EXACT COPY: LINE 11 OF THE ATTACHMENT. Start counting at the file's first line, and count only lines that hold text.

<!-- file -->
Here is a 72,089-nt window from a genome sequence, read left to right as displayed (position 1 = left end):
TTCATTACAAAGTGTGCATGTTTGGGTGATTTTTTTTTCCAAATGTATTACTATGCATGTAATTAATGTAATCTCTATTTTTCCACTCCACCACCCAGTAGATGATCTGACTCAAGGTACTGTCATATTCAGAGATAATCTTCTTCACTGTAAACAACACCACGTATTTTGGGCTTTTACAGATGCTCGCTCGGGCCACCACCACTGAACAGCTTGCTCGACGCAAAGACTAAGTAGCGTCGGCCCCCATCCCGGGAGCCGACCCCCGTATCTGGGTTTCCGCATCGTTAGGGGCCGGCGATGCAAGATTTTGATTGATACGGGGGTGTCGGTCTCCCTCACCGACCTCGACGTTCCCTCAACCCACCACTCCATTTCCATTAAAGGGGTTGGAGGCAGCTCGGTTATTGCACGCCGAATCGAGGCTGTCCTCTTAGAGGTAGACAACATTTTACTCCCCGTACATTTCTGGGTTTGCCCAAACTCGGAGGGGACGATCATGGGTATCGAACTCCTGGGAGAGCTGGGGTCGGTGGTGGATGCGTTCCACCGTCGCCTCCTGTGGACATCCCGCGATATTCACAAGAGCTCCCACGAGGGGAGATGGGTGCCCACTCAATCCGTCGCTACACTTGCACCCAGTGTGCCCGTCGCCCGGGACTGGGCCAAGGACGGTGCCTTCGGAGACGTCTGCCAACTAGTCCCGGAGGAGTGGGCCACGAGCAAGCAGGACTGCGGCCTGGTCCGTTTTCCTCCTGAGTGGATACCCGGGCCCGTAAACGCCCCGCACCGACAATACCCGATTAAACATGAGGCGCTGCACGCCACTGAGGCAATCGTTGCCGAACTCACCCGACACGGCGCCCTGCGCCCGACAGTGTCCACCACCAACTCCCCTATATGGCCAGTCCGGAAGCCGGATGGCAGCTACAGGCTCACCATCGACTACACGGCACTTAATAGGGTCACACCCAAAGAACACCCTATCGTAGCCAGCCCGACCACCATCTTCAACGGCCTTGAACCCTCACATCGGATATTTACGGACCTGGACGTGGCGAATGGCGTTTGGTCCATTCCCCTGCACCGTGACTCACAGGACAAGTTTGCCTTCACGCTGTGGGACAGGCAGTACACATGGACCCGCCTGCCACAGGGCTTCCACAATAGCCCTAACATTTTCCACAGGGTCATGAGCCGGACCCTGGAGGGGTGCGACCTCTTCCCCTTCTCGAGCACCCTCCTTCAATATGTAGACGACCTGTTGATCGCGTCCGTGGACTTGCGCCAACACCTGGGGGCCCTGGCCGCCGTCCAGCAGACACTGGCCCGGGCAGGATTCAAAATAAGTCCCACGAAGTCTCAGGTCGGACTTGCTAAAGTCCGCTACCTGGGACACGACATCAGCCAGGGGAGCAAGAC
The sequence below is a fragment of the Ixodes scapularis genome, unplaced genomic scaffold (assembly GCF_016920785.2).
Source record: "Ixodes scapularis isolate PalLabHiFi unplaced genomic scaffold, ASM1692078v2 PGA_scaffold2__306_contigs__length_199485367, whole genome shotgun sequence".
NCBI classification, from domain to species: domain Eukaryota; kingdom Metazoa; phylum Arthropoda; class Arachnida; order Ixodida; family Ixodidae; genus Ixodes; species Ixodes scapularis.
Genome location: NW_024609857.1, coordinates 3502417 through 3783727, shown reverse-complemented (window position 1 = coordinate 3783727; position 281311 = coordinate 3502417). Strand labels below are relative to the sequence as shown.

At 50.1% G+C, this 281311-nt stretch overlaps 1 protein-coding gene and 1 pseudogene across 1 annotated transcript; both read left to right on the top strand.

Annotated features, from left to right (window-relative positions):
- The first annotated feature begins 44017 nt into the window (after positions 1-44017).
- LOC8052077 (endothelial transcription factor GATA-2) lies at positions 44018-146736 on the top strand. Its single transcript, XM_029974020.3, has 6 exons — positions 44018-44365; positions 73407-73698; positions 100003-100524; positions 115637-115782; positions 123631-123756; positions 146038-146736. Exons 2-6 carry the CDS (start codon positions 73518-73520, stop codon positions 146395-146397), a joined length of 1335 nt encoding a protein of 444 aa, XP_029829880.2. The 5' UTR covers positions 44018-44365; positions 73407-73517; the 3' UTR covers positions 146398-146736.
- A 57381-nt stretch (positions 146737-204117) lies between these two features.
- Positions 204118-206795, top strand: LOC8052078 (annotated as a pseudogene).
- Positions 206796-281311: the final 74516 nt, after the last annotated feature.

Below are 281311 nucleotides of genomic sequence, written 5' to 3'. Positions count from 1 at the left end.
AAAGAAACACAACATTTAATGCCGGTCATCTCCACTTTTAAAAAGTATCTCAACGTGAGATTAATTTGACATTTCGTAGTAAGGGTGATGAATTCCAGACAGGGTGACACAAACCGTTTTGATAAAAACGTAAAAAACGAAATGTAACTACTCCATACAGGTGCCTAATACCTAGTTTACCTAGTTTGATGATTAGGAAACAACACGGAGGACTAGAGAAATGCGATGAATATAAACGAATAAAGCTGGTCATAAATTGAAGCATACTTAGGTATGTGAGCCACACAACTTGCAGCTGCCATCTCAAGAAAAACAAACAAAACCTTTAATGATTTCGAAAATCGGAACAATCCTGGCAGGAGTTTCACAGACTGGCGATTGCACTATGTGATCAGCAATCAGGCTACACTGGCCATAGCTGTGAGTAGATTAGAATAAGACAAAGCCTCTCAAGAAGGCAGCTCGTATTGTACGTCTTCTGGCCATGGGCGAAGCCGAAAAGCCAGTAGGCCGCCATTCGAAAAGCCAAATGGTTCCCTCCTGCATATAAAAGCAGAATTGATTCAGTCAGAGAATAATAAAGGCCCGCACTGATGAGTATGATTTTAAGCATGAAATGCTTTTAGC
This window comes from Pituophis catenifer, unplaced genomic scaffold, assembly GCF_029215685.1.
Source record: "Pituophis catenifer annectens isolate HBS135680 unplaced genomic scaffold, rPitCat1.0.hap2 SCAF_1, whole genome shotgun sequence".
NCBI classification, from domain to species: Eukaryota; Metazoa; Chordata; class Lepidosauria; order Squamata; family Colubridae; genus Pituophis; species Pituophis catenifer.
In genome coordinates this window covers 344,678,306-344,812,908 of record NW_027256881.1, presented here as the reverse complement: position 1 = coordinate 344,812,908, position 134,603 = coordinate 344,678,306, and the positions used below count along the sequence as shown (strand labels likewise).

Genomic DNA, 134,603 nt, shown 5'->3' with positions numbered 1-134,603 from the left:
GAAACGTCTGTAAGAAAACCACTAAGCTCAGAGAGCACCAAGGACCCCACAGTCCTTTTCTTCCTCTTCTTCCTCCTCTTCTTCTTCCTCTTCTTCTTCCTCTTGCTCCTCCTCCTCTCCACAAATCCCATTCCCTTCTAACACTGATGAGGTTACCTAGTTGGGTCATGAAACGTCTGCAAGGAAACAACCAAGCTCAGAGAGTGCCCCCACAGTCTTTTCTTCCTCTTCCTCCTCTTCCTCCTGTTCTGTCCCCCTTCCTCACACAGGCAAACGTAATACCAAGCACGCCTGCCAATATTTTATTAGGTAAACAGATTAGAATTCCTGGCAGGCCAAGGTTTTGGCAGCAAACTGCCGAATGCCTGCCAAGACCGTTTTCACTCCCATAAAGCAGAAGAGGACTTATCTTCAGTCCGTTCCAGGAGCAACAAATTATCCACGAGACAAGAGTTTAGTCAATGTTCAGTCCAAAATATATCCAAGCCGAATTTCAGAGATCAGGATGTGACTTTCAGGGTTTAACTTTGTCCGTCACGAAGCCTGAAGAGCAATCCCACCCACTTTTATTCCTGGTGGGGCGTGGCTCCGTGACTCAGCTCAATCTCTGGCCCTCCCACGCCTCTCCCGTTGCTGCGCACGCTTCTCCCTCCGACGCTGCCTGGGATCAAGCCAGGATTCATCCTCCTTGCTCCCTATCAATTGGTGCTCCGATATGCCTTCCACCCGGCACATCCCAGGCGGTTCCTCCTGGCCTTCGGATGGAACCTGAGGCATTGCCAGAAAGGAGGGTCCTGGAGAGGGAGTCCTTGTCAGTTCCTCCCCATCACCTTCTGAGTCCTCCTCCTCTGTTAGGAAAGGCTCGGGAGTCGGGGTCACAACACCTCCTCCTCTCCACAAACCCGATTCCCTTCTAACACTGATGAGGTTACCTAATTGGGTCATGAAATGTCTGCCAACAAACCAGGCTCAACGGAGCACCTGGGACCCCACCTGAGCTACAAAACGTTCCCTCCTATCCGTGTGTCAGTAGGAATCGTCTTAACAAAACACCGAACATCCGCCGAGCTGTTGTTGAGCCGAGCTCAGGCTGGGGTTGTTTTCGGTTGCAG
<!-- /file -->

- A 57381-nt stretch (positions 146737-204117) lies between these two features.